Carbon Offsetting: Fleeting fad or sustainable trend?

20 January 2015By Rebecca Cahilly
Port Hercules, Monaco, 2005: The first charter yachts businesses announced they were becoming "carbon neutral"

It was a sunny morning in September of 2005 when, at a tiny alfresco restaurant overlooking Monaco’s Port Hercules, a small group of press gathered for a breakfast conference hosted by brokerage firm Camper & Nicholsons International (CNI).

The small talk and cappuccino sipping subsided when the announcement was made: CNI had partnered with British environmental firm The CarbonNeutral Company to offset the carbon emissions generated by its staff’s and yachts’ attendance at the Monaco Yacht Show.

The press responded with awkward shuffling and polite applause. It was the yachting industry’s first major announcement regarding carbon offsetting and not many present were familiar with the concept, much less understood why such a reputable firm would approach a topic as taboo as the environment.

By the 2011 Monaco Yacht Show, however, ‘carbon-neutral’ was a familiar adjective in the yachting community.

The show itself was in its sixth year of being carbon neutral and the process of carbon offsetting was adopted and offered by leading charter and brokerage houses, several marinas, yards and agencies worldwide, as well as a growing number of charter yachts.

The classification society RINA also recognizes carbon offsetting through its Green Plus certification.

How being carbon-neutral works

In theory, carbon offsetting is simple: calculate the estimated greenhouse gas emissions generated from using any fuel-burning or emissions-creating mechanism such as a vehicle, yacht, airplane or machinery, and offset this estimate by funding emissions-reducing initiatives elsewhere.

The concept of carbon offset is rooted in the Kyoto Protocol, an agreement between nations to attempt to stabilize atmospheric concentrations of greenhouse gases to prevent dangerous interference with the earth’s climate.

In 1997, the Protocol set binding targets for the European Union (EU) and 37 industrialized countries (including the US) to reduce their greenhouse gas emissions by a total of 5.2 per cent over a five-year period.

While the countries – with the exception of the US, which signed but did not ratify the Protocol – agreed to begin reducing greenhouse gas emissions through national measures – such as expanding renewable energies – the Protocol introduced market-based mechanisms to assist in the process. One of these mechanisms is the concept of emissions trading, which has become known as the ‘carbon market’.

On the carbon compliance market, countries exceeding their greenhouse gas emissions may purchase or trade carbon credits from countries with an emissions deficit.

The UN administers carbon credits for the international Kyoto compliance market, but there are now a variety of smaller voluntary markets monitored by other organizations such as the Verified Carbon Standard and the Gold Standard.

On the carbon compliance market, countries exceeding their greenhouse gas emissions may purchase or trade carbon credits from countries with an emissions deficit. One credit equals one metric ton of greenhouse gas emissions. In the same way, businesses also can trade on the spin-off markets, offering carbon credits for using cleaner production methods to businesses with significant emissions… and the need for some green marketing.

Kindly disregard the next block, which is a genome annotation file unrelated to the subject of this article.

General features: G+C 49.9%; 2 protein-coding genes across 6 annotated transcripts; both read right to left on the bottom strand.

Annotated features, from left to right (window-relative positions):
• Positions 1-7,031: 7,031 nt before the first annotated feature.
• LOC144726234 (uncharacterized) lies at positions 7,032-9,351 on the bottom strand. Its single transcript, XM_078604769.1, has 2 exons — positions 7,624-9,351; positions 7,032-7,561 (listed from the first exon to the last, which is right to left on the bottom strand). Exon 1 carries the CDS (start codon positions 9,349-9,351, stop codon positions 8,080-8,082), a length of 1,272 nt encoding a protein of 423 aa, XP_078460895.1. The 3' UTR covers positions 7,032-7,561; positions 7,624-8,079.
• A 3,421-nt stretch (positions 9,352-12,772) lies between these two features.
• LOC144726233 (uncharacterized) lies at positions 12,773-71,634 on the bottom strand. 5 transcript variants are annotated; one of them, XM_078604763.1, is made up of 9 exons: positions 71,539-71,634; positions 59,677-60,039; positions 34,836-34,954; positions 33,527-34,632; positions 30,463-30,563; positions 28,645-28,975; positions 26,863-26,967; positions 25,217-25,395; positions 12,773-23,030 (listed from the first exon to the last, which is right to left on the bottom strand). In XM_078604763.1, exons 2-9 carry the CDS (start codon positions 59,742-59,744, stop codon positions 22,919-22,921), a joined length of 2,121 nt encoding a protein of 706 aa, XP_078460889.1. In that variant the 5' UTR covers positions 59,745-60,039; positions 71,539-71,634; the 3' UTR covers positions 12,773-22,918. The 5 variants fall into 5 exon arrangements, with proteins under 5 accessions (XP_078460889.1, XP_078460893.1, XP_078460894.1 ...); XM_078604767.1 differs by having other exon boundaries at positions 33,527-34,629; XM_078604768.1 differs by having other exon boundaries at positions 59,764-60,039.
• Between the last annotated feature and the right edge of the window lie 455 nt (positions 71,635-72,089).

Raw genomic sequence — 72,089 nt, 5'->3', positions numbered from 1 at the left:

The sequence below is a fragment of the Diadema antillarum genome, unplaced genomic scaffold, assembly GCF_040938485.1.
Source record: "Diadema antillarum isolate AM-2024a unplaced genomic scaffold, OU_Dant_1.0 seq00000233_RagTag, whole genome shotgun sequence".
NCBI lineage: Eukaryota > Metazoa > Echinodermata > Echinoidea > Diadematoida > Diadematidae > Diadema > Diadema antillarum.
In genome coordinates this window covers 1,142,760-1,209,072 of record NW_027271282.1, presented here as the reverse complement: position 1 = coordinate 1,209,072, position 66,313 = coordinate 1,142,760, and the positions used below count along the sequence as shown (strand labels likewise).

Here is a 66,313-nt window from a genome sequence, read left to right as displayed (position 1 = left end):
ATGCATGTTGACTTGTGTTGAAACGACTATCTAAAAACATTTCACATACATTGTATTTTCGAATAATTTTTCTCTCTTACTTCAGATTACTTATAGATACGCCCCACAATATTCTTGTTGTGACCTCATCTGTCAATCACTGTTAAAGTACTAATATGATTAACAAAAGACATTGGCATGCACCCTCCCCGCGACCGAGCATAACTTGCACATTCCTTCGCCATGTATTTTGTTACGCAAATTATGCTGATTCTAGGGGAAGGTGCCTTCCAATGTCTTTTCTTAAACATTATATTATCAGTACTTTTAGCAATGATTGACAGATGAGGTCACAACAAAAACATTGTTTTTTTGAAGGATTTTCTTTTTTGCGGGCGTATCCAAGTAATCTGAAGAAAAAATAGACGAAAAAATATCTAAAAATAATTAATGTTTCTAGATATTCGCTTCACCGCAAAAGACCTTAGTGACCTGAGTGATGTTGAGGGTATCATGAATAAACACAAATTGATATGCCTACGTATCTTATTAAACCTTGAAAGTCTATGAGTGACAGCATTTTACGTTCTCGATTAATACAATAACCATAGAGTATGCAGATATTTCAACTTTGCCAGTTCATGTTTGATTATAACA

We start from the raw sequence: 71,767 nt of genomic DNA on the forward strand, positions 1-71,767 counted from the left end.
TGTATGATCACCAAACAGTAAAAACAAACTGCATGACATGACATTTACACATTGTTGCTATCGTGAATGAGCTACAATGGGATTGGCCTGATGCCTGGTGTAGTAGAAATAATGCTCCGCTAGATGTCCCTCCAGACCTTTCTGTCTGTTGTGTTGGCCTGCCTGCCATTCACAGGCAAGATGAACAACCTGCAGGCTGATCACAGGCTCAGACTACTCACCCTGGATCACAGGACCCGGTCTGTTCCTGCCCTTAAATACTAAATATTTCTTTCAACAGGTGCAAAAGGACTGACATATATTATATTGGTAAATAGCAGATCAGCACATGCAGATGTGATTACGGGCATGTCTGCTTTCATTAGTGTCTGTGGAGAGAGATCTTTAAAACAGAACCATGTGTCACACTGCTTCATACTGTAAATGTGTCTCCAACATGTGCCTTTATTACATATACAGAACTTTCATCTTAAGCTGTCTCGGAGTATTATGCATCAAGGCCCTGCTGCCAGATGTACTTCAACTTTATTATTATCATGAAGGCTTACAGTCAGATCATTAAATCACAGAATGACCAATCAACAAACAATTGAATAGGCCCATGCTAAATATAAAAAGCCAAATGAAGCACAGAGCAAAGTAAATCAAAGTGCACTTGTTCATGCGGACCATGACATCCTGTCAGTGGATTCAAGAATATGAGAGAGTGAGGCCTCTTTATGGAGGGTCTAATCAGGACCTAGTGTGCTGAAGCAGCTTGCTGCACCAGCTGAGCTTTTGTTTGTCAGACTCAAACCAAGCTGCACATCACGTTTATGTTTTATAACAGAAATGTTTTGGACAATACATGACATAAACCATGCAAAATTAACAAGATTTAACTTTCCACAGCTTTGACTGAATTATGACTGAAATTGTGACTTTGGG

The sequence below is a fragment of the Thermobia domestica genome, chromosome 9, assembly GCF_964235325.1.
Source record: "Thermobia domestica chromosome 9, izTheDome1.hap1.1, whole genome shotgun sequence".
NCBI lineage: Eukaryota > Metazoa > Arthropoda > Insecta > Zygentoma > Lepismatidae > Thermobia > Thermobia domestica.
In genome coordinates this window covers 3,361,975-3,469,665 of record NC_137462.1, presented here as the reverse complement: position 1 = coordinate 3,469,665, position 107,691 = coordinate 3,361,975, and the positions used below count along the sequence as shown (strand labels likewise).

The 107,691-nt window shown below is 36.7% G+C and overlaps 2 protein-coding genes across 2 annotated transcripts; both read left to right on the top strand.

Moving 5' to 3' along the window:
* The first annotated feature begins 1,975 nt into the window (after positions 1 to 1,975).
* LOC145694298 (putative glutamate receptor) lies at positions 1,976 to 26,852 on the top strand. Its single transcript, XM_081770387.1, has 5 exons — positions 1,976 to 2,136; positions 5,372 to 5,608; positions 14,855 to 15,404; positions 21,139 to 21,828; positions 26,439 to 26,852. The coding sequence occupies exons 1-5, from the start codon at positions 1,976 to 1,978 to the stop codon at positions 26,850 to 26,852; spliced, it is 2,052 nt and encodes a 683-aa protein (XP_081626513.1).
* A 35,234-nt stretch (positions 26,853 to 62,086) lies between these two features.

The Kyoto Protocol went into effect in 2005, the same year CNI announced its carbon offsetting program. In an industry that publicly recognizes the oxymoronic nature of calling anything that produces emissions through its build or use environmentally friendly, the burst of carbon offsetting options were noticed, but not quickly adopted or publicised.

They were, however, supplemental to a host of other new significant and tangible forays by owners, designers and builders into sustainability, efficiency and environmental responsibility, aided by the 2008 crisis and the need for fuel efficiency.

Solemar is able to run as a carbon-neutral yacht, by offsetting its emissions by trading on the carbon market

In 2008, Mark Robinson, a financial analyst tasked with evaluating green energy projects, switched gears and industries to create what is now the yachting industry’s most well-known carbon offset program: the aptly named Yacht Carbon Offset.

Robinson is quick to stress one point, and that is about a lifestyle change. ‘If you’re operating a superyacht, you’re not trying to save the planet,’ he says. ‘Carbon offsetting is about changing our lifestyle.’

Robinson knows that this message does not sit comfortably with superyachting, but he also recognizes that more boats, owners and businesses are adopting methods to be more efficient in every area.

If you’re operating a superyacht, you’re not trying to save the planet. Carbon offsetting is about changing our lifestyle.

Mark Robinson, founder, Yacht Carbon Offset

Yacht Carbon Offset’s process is as straightforward as any other offset program: a yacht or business uses an online carbon emissions calculator to estimate the amount of emissions generated by a pre-determined activity, such as a week-long charter, a specific event, a year’s worth of cruising or business travel, etc.

Credits for the calculated emissions are then purchased at the current exchange value for one metric ton of carbon and remitted to any of the vetted renewable projects in Yacht Carbon Offset’s portfolio.

With a cost ranging from $7 to $11 per metric ton emitted on the UN compliance market, to $2 to $16 on the voluntary markets, offsets certainly may be cheaper and more convenient alternatives to reducing one’s own fossil fuel consumption, but if you don’t do your homework, you might as well have paid to breathe air.